Healthy Halloween Treats

pumpkinsHalloween used to scare me. My kids coming home with all that junk food sent shivers through my spine. But with a selection of healthy Halloween treats and snacks, it’s a joy, a chance to play dress-up with the kids, and parade around the neighborhood at night, greeting friends, nibbling on healthy, all natural candies, marveling at carved candle lit pumpkins and houses decorated with creepy masks and hanging skeletons.

Along with chance to play dress-up with the kids with costumes we purchased from Halloween Express, this fun holiday is an opportunity to explore natural food stores for healthier treats. These kinds of markets are well stocked with natural candies: fruit leather and licorice in many sugar-free flavors: strawberry, raspberry, apple and grape. There are plenty of vitamin C lollypops, peppermints, and fruit juice sweetened sucking candies. You will find little bags of organic pretzels, animal cookies, different flavored potato chips and corn chips, small boxes of raisins, chocolates with scary Halloween caricatures on the wrappers like ugly witches and black cats on a pumpkin.

To add to the fun, you can create your own-bagged delights from the bulk bins with all natural pretzel mixes, malt balls, chocolate covered nuts and raisins. Best of all, you can make your own organic candied apples, chocolate-dipped dried fruits, date nut treats and maple syrup sweetened chocolate chip cookie treats that kids of all ages love.

To make your own candied apples, forget the artificial red dyes and sugary caramel coatings. You can dip your apples in agave nectar or rice syrup and then roll the glazed apples in ground up graham crackers or small chunks of all natural sandwich cookies, granola, chopped up raisins, figs, dates, or calcium rich ground walnuts and almonds.

Dried sliced pineapple, pears, apricots, peaches, and oranges half dipped in chocolate are beautiful and easy to make. Simply melt dairy-free chocolate in top of a double boiler over hot (not boiling) water. Then, put a piece of dried fruit on a toothpick or dipping fork. Dip it half way into the chocolate. Swirl it around. Lift it out, and let the excess drip back into the pot. Stick the bottom of the toothpick into an apple or pear to catch the chocolate drippings, while the chocolate cools and hardens.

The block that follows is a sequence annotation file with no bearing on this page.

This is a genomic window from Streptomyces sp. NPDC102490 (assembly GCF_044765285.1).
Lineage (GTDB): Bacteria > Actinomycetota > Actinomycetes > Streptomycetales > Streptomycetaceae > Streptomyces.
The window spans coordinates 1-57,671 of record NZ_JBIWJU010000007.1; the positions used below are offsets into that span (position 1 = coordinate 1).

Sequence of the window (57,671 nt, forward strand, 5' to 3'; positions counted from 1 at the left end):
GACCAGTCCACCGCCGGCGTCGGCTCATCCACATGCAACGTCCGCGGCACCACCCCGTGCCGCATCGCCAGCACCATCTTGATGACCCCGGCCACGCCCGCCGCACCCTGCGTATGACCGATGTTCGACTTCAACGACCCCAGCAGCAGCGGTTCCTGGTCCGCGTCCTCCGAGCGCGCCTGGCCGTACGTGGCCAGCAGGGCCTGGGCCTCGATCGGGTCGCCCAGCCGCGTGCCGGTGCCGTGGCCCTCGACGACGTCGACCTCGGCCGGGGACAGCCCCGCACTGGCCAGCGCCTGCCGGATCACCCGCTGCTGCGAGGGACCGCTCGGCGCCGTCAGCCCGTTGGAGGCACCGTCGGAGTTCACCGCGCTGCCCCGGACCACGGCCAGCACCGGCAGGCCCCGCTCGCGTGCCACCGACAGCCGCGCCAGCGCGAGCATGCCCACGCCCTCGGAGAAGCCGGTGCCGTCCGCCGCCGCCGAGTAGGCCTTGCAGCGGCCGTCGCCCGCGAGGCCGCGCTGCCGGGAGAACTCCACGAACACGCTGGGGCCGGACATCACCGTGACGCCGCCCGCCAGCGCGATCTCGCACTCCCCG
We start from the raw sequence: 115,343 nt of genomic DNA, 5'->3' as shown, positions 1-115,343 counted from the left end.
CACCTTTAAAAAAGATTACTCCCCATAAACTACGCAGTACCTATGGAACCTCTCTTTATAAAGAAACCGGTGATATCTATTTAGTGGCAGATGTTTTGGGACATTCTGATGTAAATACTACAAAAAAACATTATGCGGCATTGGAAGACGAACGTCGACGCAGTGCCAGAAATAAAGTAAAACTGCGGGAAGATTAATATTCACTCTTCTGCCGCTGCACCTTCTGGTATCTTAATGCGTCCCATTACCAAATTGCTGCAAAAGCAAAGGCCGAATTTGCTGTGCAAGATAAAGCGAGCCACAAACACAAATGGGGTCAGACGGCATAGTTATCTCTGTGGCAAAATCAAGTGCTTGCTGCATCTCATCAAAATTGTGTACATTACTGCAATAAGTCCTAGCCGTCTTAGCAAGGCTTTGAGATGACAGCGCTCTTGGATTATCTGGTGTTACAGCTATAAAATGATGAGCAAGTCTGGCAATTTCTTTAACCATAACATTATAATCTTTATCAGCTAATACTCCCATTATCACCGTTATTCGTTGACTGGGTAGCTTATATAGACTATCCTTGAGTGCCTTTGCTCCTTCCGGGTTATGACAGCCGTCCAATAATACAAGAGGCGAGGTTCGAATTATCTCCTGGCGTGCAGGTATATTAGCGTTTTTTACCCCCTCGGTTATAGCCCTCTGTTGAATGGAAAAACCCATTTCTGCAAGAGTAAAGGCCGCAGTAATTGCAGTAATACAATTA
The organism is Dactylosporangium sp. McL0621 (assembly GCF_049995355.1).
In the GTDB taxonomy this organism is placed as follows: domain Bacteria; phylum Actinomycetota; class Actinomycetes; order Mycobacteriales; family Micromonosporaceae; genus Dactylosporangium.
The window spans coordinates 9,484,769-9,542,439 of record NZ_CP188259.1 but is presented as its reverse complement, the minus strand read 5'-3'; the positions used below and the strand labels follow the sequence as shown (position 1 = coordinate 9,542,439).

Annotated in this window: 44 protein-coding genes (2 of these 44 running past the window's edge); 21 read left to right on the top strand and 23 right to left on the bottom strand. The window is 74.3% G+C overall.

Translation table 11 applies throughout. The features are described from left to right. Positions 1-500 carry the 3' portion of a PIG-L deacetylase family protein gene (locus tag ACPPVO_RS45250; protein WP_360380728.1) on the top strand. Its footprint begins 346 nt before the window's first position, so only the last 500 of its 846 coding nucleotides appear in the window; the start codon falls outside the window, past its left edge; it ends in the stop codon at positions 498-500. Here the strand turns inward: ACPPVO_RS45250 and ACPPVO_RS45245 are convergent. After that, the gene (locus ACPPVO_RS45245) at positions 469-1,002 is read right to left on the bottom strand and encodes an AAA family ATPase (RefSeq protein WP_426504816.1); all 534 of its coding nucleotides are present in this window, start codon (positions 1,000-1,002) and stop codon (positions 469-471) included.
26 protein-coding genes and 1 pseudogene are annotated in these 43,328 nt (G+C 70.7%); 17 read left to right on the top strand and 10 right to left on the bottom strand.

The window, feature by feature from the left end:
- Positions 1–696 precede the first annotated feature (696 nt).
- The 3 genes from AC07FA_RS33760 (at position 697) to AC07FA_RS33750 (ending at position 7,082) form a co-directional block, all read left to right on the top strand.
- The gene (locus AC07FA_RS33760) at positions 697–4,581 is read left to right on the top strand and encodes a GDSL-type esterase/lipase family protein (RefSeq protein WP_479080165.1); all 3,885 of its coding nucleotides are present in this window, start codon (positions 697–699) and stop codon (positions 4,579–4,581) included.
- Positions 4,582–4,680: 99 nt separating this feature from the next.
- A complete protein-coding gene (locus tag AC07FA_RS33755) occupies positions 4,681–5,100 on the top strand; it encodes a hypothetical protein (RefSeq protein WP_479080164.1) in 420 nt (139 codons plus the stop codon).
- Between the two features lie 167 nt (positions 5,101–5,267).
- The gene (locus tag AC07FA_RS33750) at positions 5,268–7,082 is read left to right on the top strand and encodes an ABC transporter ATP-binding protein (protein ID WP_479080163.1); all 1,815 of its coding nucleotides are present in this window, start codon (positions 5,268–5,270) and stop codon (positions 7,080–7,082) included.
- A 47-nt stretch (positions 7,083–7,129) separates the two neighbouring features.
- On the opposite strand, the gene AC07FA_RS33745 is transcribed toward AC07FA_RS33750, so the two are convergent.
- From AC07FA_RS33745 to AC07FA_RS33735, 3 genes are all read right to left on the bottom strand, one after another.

When making your own chocolate chip cookies, take advantage of the large assortment of chocolate and carob chips available at your local health food store: organic dark and organic white chocolate chips, vanilla chips, peanut butter chips, dairy-free espresso chocolate chips, vegan carob chips and guilt-free, sugar-free chocolate chips sweetened with malted barley. Feel free to use any of these in the cookie recipes.

Mint Chocolate Chip Cookies
These cookies are quick, easy and fun to make. I love shaping them with my hands, but you could also use a cookie cutter.

Makes 12-18 cookies depending on how big you make them

  • 2 cups whole wheat pastry flour or spelt flour
  • 1/3 cup canola oil
  • 1/3 cup maple syrup
  • 1 tablespoon vanilla
  • 3/4 cup chocolate chips
  • 1/2 teaspoon mint extract
  • 1/2 teaspoon sea salt
  • 1 tablespoon olive oil

Preheat the oven to 375 degrees. Put all the ingredients except the olive oil into a large bowl. Mix them together briefly with a wooden spoon; then shape them into cookies with your hands.

To use cookie cutters, flatten some batter between your hands and place it on a pastry board. Press in a cookie cutter and shake gently. Pull away the excess. Repeat till you use all the batter.

Lightly oil a cookie sheet with olive oil. Put cookies on cookie sheet. Bake 10 minutes. Let them cool before eating.

Date Nut Treats
Kids love to make and eat these.

Makes 15 walnut sized balls

  • 1 cup tightly packed pitted dates
  • 4 tablespoons water
  • Pinch of cardamom (1/4 teaspoon, or to taste)
  • 1/2 to 3/4 teaspoon cinnamon, or to taste
  • 1/2 cup chopped walnuts
  • 3 tablespoons brown rice syrup or agave nectar
  • 1/3 cup almonds, ground

Put the dates in a food processor with the water, cardamom, and cinnamon. Pulse on and off until finely chopped. Taste and adjust the seasoning, adding more spices, if desired. Transfer to a small mixing bowl.

Grind walnuts in the food processor, or coarsely chop them up. Mix walnuts into the dates and shape into walnut sized balls. Drizzle on and coat with brown rice syrup or honey.

Grind almonds into a meal in the food processor. Pour ground almonds onto a cutting board or plate. Roll date nut balls in almond meal and serve or wrap up to give away.

Leslie Cerier is the author of  Going Wild in the Kitchen.* Visit Leslie at her web site to learn more about her books, classes, and photography.

Make sure to explore the entire Veg Kids and Teens page on VegKitchen for lots of easy, healthy recipes for vegetarian and vegan kids and teens.

*This post contains affiliate links. If the product is purchased by linking through this review, VegKitchen receives a modest commission, which helps maintain our site and helps it to continue growing!

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